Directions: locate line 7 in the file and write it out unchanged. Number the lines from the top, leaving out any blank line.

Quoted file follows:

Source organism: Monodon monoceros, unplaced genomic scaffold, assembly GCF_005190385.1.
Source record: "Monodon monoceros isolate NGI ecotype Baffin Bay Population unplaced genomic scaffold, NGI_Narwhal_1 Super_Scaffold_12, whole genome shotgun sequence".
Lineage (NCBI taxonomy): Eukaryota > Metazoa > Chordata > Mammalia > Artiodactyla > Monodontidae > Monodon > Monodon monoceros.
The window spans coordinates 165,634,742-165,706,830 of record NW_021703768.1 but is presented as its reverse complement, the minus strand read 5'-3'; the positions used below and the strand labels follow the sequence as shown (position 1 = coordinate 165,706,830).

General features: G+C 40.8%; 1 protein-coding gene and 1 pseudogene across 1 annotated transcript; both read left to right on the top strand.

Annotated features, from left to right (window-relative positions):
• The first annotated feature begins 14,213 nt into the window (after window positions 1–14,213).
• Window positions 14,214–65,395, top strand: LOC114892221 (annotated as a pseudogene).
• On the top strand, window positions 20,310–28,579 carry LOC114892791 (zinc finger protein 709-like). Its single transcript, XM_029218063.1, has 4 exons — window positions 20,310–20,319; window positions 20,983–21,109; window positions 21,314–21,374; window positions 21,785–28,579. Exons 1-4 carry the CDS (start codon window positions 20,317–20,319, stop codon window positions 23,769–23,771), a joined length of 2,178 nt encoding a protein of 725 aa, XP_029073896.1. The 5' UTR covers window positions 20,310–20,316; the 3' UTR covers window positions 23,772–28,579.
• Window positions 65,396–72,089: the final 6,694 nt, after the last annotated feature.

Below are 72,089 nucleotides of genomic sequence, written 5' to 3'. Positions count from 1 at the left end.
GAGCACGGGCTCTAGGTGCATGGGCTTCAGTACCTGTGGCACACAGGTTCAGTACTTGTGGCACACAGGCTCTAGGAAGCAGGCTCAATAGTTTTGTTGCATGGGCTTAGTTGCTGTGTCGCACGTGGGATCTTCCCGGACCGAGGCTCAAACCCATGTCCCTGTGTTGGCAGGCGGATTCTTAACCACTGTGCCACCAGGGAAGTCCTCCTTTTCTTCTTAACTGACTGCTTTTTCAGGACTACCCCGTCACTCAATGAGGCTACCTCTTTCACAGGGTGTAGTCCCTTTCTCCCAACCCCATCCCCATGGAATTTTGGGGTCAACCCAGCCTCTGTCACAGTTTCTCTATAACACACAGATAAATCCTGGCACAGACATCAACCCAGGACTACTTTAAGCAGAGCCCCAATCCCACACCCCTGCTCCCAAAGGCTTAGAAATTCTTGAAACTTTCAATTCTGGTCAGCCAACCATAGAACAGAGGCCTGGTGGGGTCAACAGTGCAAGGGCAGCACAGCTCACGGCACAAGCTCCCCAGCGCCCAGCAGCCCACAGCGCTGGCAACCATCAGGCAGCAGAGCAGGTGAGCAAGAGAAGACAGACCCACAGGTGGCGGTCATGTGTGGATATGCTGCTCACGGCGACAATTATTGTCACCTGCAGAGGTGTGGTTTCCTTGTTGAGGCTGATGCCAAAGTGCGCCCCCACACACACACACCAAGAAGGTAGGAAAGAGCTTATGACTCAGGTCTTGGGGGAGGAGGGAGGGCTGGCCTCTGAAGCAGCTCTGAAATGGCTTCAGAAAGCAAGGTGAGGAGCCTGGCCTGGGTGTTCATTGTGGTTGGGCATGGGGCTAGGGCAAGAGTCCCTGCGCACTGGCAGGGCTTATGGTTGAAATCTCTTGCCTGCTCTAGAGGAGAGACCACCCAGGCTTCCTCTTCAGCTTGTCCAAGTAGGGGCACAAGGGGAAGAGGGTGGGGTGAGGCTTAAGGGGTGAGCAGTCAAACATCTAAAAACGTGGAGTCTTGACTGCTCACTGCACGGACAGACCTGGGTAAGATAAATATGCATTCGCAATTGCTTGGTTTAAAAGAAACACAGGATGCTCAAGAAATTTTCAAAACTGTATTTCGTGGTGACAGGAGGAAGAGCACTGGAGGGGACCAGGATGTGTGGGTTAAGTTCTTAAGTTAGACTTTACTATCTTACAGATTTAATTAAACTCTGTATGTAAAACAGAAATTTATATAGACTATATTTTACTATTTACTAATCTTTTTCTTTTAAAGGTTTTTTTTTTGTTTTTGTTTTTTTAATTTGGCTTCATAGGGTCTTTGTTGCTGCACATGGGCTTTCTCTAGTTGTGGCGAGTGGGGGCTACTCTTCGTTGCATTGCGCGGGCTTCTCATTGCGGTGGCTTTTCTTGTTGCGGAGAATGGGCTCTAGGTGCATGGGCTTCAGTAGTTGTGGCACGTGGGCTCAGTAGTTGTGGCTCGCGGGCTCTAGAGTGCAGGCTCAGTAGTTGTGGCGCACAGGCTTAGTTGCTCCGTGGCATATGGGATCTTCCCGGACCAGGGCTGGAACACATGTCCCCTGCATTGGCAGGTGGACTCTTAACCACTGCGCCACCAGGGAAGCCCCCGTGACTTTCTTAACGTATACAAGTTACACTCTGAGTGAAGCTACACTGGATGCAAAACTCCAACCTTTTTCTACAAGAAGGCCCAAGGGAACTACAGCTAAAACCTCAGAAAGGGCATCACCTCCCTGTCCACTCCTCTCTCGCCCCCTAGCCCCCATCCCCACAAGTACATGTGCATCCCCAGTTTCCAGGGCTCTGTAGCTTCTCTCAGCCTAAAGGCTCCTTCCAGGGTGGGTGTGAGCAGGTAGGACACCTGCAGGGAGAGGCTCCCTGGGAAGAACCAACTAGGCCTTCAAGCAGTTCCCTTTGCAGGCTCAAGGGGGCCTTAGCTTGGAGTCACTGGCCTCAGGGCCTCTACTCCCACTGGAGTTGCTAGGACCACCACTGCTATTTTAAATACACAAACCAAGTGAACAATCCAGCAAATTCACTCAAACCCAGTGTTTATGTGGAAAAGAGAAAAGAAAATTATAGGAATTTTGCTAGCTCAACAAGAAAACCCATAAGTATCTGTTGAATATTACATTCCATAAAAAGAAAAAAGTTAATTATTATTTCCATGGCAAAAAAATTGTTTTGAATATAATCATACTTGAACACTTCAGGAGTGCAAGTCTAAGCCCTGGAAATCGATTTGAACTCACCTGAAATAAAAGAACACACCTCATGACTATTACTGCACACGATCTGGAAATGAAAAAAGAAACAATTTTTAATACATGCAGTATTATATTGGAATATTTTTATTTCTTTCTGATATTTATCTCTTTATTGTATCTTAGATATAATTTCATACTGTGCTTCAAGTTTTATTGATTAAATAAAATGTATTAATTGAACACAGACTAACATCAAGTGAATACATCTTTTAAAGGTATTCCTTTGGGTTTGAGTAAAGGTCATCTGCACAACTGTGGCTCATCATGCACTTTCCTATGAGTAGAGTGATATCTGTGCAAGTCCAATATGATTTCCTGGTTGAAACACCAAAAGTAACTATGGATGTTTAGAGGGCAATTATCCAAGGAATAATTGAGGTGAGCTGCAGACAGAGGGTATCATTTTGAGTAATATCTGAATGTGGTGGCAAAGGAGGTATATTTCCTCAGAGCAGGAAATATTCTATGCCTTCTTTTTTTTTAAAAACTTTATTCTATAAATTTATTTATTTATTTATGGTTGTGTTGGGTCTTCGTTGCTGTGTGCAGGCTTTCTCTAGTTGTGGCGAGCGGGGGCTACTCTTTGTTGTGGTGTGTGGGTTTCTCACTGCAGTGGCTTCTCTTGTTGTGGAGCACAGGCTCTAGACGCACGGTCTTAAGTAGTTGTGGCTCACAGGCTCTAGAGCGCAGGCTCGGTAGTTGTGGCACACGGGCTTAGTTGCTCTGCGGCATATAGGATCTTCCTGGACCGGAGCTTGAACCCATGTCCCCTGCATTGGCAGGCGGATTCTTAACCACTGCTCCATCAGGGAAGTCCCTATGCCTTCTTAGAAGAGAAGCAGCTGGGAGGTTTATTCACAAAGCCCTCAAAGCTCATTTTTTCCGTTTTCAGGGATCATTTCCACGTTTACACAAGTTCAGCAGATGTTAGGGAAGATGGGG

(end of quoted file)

• The first annotated feature begins 14,213 nt into the window (after window positions 1–14,213).